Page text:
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Eric B. Rasmusen, J. Mark Ramseyer & John Shepard Wiley Jr., Letter, Naked Exclusion: Reply, Am. Econ. Rev., Mar. 2000, at 310.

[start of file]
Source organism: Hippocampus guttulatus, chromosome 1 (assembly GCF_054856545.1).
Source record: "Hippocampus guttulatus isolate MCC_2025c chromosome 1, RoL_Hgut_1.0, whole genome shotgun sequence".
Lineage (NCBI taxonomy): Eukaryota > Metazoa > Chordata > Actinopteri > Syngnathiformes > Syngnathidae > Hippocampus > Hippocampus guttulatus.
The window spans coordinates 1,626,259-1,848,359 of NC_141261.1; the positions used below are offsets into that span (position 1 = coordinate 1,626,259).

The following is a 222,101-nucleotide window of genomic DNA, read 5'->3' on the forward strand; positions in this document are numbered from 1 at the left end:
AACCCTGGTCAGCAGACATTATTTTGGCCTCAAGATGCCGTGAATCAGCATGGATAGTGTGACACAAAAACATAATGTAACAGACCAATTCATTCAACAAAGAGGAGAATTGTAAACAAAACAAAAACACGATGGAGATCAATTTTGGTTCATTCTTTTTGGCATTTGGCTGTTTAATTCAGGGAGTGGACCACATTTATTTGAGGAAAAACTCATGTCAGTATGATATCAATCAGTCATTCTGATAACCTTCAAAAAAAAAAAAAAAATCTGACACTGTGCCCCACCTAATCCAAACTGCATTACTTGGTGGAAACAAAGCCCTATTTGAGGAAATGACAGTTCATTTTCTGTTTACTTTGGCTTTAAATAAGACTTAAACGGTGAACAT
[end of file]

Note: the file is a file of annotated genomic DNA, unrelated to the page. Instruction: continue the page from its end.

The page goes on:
Abstract: We are grateful to Ilya Segal and Michael Whinston for improving our analysis. We are pleased they confirm our two main conclusions. The first is that normally a firm cannot use contracts with its customers or suppliers inefficiently to exclude a rival from competition, because the high price of these contracts will make this strategy unprofitable. This is an old point, well summarized in Robert Bork's 1978 book. Second, and in contrast, exclusionary contracts can be profitable, effective, and socially inefficient--under certain limited conditions. One condition is that firms in the industry must be able to operate only at or above some minimum efficient scale. Another condition is that the victims--customers or suppliers--must expect that the exclusionary tactic will succeed, and must be unable to coordinate their actions to defeat the tactic. An excluding firm in this situation can buy naked exclusion affordably because it can scare victims into selling cheaply; no single victim can stop the exclusion by itself, so no single victim has any bargaining power. At a theoretical limit, the excluding firm can gain the exclusionary rights for free.